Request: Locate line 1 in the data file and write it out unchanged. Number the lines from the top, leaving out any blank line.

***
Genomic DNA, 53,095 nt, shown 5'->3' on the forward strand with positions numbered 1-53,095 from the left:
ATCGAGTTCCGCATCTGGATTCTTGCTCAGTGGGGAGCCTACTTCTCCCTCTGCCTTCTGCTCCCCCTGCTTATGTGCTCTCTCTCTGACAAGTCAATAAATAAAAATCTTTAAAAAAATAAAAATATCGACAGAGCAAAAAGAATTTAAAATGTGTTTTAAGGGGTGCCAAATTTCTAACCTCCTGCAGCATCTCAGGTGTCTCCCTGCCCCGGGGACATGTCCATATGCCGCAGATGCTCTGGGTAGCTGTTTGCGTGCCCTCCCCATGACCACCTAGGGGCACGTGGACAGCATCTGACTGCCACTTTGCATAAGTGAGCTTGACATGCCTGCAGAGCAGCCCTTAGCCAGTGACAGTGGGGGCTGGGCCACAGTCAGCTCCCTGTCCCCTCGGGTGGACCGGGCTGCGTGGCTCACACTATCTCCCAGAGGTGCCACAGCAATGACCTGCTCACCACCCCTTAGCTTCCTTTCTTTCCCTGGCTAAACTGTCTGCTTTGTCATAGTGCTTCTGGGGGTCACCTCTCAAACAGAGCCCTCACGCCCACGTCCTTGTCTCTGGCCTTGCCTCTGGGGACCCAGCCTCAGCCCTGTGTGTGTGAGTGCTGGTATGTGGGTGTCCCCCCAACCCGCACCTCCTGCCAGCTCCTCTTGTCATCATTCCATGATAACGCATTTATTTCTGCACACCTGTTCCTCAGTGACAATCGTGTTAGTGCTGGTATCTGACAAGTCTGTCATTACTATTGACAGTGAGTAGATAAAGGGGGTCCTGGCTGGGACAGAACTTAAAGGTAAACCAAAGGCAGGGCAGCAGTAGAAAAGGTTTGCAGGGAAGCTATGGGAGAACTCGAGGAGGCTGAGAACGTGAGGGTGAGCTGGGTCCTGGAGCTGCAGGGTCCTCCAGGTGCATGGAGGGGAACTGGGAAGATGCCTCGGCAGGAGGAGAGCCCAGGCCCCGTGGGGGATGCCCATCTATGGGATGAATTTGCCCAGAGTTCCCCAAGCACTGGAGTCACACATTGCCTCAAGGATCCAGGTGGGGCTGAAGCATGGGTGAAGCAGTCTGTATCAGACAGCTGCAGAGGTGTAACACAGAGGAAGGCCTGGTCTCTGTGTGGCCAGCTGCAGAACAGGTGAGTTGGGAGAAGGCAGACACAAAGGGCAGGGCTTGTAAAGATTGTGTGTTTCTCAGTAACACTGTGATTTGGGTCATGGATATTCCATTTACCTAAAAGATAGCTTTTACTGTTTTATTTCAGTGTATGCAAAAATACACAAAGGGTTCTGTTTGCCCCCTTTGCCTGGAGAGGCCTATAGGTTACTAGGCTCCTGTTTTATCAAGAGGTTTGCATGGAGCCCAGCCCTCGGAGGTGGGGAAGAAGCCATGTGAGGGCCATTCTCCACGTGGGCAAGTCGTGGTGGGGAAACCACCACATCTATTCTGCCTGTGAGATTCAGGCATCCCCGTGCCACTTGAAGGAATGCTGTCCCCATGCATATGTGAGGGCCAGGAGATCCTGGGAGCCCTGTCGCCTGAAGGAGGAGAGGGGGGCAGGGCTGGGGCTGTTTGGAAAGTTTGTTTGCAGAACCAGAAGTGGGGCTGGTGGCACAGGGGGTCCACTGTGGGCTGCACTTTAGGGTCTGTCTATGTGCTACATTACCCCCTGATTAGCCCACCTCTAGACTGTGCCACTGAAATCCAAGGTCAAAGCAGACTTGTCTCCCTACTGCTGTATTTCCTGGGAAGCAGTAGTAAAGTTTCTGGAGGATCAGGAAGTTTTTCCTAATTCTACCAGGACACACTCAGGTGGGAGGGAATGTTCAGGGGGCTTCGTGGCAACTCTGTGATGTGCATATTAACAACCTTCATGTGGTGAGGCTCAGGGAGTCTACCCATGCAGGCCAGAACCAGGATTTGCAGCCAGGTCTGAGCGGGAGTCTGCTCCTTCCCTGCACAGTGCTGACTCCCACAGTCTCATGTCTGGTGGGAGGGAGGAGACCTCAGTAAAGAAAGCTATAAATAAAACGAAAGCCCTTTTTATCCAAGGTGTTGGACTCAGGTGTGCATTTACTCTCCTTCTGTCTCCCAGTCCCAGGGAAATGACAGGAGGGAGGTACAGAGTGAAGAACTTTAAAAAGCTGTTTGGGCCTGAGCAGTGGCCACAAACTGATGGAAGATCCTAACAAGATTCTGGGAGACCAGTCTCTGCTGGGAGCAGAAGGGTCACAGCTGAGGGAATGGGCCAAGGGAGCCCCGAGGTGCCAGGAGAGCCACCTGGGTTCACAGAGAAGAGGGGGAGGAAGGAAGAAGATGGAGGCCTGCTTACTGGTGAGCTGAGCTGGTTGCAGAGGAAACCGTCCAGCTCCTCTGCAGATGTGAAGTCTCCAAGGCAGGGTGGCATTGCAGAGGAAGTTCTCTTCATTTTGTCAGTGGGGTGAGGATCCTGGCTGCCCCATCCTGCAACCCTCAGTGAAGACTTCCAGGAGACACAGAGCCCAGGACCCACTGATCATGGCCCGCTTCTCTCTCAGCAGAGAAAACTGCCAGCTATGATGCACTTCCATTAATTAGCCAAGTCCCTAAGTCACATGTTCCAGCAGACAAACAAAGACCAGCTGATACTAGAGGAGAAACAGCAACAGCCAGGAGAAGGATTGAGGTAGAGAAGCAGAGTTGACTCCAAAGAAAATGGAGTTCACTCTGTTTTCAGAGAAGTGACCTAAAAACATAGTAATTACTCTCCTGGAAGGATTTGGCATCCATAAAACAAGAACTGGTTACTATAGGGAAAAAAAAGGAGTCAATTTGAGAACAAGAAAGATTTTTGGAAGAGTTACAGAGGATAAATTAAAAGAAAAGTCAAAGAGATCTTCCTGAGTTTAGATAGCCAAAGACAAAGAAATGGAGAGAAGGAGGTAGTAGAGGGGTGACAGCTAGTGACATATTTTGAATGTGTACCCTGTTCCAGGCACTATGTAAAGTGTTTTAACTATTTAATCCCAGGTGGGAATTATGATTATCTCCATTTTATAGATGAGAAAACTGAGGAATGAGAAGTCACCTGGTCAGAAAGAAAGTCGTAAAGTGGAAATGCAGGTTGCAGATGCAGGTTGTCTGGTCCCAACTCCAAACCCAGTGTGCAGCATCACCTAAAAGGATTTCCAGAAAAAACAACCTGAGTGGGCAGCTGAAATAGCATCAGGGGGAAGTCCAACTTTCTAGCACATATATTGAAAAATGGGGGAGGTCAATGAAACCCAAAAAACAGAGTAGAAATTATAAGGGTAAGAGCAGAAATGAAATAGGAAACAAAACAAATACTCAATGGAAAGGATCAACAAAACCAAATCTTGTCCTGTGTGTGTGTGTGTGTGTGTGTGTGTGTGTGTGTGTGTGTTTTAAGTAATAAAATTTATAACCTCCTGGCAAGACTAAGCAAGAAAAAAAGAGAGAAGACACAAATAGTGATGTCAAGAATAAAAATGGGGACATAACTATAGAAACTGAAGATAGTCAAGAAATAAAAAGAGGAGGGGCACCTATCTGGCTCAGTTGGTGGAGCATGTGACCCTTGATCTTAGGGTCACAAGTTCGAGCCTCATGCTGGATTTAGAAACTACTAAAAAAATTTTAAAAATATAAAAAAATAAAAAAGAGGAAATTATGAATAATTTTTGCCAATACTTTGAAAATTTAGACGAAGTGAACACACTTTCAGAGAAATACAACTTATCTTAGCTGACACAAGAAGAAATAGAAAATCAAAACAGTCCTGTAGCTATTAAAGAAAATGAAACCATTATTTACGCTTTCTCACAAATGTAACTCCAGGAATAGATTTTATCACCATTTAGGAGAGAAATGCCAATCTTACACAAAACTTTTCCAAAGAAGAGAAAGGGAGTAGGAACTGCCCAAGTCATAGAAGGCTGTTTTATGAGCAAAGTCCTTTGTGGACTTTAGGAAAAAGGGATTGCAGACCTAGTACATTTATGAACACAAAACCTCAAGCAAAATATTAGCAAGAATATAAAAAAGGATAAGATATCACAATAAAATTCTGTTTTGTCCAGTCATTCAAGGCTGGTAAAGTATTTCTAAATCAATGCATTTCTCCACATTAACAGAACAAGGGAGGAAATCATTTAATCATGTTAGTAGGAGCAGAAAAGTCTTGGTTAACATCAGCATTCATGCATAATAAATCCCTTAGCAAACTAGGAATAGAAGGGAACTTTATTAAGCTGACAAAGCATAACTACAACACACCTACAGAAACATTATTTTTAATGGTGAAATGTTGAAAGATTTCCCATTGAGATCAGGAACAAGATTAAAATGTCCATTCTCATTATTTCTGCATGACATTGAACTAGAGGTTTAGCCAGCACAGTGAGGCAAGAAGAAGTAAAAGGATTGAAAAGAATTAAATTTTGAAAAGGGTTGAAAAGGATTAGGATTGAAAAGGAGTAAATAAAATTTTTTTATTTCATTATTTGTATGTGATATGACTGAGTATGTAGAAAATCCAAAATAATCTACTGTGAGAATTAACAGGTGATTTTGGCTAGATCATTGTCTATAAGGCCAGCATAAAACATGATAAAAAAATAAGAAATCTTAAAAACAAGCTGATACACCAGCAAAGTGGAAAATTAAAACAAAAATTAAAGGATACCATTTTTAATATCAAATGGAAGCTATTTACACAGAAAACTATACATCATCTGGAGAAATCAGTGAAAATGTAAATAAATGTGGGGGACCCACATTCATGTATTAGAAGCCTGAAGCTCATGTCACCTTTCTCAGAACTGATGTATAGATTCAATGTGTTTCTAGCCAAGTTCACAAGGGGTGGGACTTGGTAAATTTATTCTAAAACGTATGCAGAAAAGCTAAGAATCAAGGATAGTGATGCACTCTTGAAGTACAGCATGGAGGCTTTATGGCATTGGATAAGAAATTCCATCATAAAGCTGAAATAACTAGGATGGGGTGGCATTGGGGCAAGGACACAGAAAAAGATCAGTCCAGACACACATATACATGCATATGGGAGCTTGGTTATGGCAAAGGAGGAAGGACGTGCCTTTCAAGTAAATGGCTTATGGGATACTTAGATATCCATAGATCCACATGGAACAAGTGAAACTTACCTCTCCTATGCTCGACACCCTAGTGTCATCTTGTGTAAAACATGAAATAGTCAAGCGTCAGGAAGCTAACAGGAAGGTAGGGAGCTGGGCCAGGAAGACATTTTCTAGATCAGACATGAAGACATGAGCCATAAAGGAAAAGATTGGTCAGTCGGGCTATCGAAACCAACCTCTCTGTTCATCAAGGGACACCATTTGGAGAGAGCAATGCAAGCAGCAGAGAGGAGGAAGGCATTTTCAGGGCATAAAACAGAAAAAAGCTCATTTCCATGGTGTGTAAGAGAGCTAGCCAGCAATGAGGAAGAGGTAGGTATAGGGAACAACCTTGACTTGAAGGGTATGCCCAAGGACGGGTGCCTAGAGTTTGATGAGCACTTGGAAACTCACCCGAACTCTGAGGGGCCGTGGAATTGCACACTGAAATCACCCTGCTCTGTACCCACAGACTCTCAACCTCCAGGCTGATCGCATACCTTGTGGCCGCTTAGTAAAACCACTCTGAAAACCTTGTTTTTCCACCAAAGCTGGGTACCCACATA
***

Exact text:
Genomic DNA, 53,095 nt, shown 5'->3' on the forward strand with positions numbered 1-53,095 from the left: